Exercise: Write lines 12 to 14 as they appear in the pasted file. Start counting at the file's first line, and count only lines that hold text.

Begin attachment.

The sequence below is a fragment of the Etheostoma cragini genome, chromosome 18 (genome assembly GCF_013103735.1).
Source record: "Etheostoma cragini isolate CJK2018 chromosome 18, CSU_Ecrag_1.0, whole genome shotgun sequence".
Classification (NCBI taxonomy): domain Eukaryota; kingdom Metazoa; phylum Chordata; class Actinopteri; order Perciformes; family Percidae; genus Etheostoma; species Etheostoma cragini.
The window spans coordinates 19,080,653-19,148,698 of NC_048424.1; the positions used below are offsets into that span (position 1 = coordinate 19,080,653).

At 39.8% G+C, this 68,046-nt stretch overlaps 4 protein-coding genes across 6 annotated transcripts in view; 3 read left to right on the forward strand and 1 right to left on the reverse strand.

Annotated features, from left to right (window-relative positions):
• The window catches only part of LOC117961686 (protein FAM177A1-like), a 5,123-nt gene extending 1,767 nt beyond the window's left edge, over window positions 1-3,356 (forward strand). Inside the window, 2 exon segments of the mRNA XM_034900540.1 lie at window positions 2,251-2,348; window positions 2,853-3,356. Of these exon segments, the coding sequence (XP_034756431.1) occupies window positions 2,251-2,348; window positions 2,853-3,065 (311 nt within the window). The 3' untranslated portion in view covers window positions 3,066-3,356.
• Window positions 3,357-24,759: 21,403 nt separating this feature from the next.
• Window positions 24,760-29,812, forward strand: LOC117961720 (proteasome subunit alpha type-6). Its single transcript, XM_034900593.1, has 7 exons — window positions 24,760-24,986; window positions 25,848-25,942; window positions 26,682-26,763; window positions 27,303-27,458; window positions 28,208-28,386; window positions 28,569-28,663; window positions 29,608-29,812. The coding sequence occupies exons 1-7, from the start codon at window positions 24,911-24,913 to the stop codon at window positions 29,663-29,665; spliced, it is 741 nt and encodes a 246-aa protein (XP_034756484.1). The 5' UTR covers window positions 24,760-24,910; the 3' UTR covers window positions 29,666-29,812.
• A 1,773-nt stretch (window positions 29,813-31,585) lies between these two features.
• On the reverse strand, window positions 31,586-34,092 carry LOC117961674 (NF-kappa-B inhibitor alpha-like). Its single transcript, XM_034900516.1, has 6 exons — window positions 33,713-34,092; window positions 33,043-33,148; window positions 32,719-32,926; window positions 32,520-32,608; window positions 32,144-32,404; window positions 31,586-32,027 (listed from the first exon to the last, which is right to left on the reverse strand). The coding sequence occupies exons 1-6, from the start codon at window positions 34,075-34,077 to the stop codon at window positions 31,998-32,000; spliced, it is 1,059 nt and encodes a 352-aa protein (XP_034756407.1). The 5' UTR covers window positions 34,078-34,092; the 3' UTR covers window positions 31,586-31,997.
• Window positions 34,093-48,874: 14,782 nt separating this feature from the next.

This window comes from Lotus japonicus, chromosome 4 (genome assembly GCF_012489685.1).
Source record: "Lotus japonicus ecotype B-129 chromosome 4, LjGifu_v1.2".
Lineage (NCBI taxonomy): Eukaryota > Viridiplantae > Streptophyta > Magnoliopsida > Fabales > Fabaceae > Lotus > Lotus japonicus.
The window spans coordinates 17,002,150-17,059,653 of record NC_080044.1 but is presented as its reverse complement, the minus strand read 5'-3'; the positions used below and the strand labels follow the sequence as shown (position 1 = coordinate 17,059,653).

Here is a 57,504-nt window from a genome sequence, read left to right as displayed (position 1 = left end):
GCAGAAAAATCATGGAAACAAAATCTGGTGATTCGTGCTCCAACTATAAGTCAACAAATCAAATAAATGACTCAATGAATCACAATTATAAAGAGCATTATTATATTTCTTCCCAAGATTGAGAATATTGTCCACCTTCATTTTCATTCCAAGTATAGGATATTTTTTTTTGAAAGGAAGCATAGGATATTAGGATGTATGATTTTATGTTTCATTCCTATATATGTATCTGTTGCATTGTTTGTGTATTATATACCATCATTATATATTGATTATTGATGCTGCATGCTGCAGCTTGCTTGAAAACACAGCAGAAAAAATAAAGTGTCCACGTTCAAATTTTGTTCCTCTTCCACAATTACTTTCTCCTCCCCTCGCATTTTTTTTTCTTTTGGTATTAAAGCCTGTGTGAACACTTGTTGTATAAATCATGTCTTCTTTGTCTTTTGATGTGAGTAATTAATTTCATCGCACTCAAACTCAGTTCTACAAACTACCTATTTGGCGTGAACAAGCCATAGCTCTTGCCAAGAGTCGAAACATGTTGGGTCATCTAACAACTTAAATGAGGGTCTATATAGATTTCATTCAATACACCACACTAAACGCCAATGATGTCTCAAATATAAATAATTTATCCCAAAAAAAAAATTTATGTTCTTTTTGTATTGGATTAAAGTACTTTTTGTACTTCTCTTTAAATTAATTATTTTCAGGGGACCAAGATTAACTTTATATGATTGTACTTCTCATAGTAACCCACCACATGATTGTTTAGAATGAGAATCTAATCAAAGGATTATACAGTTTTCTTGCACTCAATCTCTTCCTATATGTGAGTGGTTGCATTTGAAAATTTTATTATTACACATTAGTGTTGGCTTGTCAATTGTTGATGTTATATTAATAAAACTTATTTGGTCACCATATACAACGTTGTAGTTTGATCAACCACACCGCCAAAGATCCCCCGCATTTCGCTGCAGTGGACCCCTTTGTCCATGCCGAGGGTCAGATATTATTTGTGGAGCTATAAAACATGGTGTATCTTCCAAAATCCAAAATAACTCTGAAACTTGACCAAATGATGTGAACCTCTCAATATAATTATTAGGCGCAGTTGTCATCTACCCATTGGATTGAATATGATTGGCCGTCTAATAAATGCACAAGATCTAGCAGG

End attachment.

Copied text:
• Window positions 34,093-48,874: 14,782 nt separating this feature from the next.

This window comes from Lotus japonicus, chromosome 4 (genome assembly GCF_012489685.1).
Source record: "Lotus japonicus ecotype B-129 chromosome 4, LjGifu_v1.2".